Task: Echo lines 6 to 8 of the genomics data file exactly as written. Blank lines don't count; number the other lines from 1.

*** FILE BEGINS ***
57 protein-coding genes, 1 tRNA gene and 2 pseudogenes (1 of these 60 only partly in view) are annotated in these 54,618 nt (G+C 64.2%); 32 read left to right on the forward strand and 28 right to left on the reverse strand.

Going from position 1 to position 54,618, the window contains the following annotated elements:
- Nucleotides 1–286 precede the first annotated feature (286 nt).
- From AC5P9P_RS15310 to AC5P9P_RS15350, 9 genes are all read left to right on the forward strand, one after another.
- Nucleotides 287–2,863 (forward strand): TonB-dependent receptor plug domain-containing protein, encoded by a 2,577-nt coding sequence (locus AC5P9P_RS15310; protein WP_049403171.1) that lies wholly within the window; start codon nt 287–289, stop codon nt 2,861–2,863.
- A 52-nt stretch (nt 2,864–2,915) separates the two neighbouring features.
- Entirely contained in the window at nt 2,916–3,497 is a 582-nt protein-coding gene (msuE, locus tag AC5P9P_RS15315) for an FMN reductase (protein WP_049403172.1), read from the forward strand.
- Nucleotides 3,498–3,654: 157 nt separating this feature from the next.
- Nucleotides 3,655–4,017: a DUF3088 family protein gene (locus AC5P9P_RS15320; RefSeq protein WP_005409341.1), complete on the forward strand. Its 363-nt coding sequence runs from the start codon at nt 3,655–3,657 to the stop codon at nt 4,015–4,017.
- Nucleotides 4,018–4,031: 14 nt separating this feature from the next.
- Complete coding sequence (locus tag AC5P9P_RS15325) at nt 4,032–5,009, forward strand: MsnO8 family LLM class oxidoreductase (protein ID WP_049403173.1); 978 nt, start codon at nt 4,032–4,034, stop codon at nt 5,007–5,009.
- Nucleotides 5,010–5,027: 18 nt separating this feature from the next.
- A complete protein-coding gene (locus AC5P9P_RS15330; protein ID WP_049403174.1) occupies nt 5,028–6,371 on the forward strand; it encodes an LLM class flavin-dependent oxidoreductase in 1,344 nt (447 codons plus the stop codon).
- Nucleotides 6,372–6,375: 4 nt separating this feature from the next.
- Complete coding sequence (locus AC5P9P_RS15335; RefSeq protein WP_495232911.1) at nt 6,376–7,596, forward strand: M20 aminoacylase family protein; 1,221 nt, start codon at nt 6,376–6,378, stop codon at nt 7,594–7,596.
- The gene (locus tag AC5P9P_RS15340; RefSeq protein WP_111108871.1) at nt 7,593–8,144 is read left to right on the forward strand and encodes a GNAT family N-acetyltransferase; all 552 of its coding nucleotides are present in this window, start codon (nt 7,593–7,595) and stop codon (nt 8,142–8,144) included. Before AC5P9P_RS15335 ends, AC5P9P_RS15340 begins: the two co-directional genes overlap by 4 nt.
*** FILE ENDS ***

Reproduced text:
- A 52-nt stretch (nt 2,864–2,915) separates the two neighbouring features.
- Entirely contained in the window at nt 2,916–3,497 is a 582-nt protein-coding gene (msuE, locus tag AC5P9P_RS15315) for an FMN reductase (protein WP_049403172.1), read from the forward strand.
- Nucleotides 3,498–3,654: 157 nt separating this feature from the next.